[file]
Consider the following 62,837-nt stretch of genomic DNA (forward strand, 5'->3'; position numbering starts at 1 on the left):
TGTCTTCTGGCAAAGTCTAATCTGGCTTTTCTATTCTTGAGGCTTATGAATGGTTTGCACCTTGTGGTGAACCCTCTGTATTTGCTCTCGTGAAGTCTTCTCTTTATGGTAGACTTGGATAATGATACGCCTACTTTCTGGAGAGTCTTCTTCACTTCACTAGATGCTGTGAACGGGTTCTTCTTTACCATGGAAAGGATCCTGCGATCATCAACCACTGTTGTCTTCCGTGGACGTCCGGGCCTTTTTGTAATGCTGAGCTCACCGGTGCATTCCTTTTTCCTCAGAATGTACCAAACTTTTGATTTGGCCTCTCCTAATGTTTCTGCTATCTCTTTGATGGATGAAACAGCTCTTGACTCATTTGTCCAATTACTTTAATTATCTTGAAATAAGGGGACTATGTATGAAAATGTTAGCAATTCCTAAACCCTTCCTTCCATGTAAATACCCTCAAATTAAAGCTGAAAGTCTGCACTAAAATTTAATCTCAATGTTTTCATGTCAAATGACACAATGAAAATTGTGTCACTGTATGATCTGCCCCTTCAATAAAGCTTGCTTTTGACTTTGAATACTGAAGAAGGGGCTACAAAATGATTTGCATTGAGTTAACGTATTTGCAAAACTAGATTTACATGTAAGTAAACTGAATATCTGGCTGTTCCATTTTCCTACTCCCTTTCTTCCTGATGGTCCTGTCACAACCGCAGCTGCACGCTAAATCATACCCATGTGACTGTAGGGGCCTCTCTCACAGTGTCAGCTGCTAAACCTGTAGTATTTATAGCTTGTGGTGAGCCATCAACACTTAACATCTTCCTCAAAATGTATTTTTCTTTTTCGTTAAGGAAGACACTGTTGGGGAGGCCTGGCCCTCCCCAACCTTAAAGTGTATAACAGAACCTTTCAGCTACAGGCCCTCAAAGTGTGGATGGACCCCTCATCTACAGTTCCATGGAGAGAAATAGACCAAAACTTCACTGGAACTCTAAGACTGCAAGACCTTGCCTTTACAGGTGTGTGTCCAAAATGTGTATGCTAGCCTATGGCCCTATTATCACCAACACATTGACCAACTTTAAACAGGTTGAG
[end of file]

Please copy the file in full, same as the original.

Consider the following 62,837-nt stretch of genomic DNA (forward strand, 5'->3'; position numbering starts at 1 on the left):
TGTCTTCTGGCAAAGTCTAATCTGGCTTTTCTATTCTTGAGGCTTATGAATGGTTTGCACCTTGTGGTGAACCCTCTGTATTTGCTCTCGTGAAGTCTTCTCTTTATGGTAGACTTGGATAATGATACGCCTACTTTCTGGAGAGTCTTCTTCACTTCACTAGATGCTGTGAACGGGTTCTTCTTTACCATGGAAAGGATCCTGCGATCATCAACCACTGTTGTCTTCCGTGGACGTCCGGGCCTTTTTGTAATGCTGAGCTCACCGGTGCATTCCTTTTTCCTCAGAATGTACCAAACTTTTGATTTGGCCTCTCCTAATGTTTCTGCTATCTCTTTGATGGATGAAACAGCTCTTGACTCATTTGTCCAATTACTTTAATTATCTTGAAATAAGGGGACTATGTATGAAAATGTTAGCAATTCCTAAACCCTTCCTTCCATGTAAATACCCTCAAATTAAAGCTGAAAGTCTGCACTAAAATTTAATCTCAATGTTTTCATGTCAAATGACACAATGAAAATTGTGTCACTGTATGATCTGCCCCTTCAATAAAGCTTGCTTTTGACTTTGAATACTGAAGAAGGGGCTACAAAATGATTTGCATTGAGTTAACGTATTTGCAAAACTAGATTTACATGTAAGTAAACTGAATATCTGGCTGTTCCATTTTCCTACTCCCTTTCTTCCTGATGGTCCTGTCACAACCGCAGCTGCACGCTAAATCATACCCATGTGACTGTAGGGGCCTCTCTCACAGTGTCAGCTGCTAAACCTGTAGTATTTATAGCTTGTGGTGAGCCATCAACACTTAACATCTTCCTCAAAATGTATTTTTCTTTTTCGTTAAGGAAGACACTGTTGGGGAGGCCTGGCCCTCCCCAACCTTAAAGTGTATAACAGAACCTTTCAGCTACAGGCCCTCAAAGTGTGGATGGACCCCTCATCTACAGTTCCATGGAGAGAAATAGACCAAAACTTCACTGGAACTCTAAGACTGCAAGACCTTGCCTTTACAGGTGTGTGTCCAAAATGTGTATGCTAGCCTATGGCCCTATTATCACCAACACATTGACCAACTTTAAACAGGTTGAG